‘Singles’ at 30: Tired, Empty, Cliché

At least that part of Cameron Crowe's ode to grunge-era Seattle is relatable

Adam Nayman

Cameron Crowe’s Seattle-set romantic comedy Singles premiered on September 18, 1992, almost exactly one year after the release of Nevermind and two months before a writer for The New York Times was gulled by a sarcastic Sub Pop intern into publishing a comprehensive “lexicon of grunge speak” combining suspiciously old-timey expressions (“dish;” “kickers”) with dubious new slang (“swinging on the flippety-flop”) — a sort of flannel-clad nadsat in need of a thorough decoding.

The list was, of course, a complete fabrication: a fun, mean-spirited media prank yielding a perfectly absurdist public comeuppance. "When The Newspaper of Record goes searching for the Next Big Thing and the Next Big Thing piddles on its leg, we think that's funny,” snarked essayist Thomas Frank; in bravely attempting to let the proverbial Mr. Joneses of America know what was happening here — “here” being a Seattle not yet fully synonymous with Fraisier or Starbucks, and teeming with potential voices-of-their-generation candidates — The Times and its fact checkers ended up looking like total cob nobblers. But the ambient embarrassment of “Grunge: A Success Story” barely concealed a deeper truth: that the city’s burgeoning alt-rock scene did have its own set of rules and rituals, and its ruling class was, at that very moment, teetering on the verge of self-parody and mainstream co-option. If writer Rick Marin’s description of “greasy Caucasian youths in ripped jeans, untucked flannel and stomping boots” skirted slacker-ethnographic cliche, it also hinted at the eternal paradox of all successfully non-conformist pop-cultural movements: what happens when it’s suddenly square to be hip?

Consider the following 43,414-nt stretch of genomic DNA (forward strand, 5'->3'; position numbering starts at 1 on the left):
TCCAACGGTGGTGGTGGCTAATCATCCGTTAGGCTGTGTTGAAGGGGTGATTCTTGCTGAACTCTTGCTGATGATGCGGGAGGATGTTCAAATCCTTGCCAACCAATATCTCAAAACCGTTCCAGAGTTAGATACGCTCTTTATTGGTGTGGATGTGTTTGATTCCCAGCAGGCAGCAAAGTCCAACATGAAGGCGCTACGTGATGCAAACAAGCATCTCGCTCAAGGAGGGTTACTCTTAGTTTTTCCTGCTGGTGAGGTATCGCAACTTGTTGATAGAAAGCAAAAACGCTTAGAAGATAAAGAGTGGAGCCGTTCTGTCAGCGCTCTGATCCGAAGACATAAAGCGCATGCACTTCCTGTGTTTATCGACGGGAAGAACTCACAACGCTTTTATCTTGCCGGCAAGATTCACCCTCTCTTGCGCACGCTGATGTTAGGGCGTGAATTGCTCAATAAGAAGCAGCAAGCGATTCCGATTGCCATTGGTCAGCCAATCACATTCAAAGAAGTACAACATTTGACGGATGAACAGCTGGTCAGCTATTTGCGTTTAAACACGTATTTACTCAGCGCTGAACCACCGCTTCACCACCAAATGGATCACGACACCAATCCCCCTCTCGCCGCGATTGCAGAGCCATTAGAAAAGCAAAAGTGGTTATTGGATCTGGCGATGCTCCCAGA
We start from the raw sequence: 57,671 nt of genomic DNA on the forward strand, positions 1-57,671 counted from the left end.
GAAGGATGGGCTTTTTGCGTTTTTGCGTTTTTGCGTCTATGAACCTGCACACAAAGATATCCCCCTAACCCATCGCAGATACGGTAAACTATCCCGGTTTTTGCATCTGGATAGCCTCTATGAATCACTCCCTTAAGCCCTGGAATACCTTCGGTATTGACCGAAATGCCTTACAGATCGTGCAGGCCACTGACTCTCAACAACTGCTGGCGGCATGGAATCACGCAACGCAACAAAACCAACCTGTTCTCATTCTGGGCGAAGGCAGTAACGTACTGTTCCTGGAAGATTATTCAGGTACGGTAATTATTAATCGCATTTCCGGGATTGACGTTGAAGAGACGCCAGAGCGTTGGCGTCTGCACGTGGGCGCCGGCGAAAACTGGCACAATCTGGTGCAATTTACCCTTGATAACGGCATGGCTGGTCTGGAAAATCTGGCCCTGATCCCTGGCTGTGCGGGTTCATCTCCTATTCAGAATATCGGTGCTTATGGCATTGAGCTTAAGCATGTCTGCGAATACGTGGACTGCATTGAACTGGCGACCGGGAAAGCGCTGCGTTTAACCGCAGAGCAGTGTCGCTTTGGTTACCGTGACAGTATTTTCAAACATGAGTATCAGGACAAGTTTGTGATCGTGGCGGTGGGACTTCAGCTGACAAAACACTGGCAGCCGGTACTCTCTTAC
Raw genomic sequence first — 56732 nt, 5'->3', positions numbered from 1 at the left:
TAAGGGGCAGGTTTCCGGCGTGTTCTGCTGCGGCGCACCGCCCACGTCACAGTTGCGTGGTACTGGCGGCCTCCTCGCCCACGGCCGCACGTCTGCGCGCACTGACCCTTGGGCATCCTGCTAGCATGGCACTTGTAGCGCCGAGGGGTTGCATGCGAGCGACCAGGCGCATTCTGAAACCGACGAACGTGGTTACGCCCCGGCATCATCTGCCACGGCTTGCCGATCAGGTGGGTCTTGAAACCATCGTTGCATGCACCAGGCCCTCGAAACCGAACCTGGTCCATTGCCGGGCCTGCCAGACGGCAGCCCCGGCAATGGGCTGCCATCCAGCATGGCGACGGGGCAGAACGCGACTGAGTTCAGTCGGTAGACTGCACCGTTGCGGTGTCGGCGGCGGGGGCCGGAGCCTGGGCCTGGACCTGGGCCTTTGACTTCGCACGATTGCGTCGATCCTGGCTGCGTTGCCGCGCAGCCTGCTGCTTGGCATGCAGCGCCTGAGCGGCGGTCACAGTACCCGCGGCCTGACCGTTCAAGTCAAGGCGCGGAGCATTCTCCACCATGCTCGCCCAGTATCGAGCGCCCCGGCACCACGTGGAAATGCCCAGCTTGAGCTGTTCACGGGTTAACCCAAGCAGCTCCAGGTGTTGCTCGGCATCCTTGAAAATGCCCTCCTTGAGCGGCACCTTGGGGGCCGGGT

An eternal high schooler with a keener sense of social and class dynamics than John Hughes (and probably a cooler record collection as well), Crowe had been working on the script for Singles since the late ’80s. The success of 1989’s beautifully executed Say Anything — the keynote teen movie of the decade — gave him the juice to get the film distributed by Warner Bros, which released it amidst a flurry of wider-angled trend pieces. In the context of the Times snafu, Crowe’s brief, pointed cameo as a music journalist trawling brainlessly for a quote about “The Seattle sound” plays as a witty, prescient dig against encroaching music-biz carpetbaggers, as well as a reminder that the filmmaker had already planted his flag in this particular soundgarden during his day job for Rolling Stone. But leaving aside its best-selling soundtrack and affably awkward cameos by Eddie Vedder and Chris Cornell, Singles isn’t really a movie about “The Seattle sound,” which mostly just serves as background noise. Revisiting Crowe’s film 30 years later, it’s astonishing how sloppy and banal it seems, not in spite of its ostensibly adversarial, “alternative” posture but as a strange byproduct of it. In theory, Singles’ avowedly hip and subculturally specific depiction of sexy twenty-somethings adrift in a sea of daunting personal and professional dilemmas — from parenting to office politics to breast enlargement surgery — should have exposed the falsity of glossier offerings like When Harry Met Sally or Sleepless in Seattle. But Singles’ reality has no bite: instead, it plays in retrospect exactly like the dress rehearsal for Friends that NBC executives perceived when they considered optioning Crowe’s material as a potential sitcom.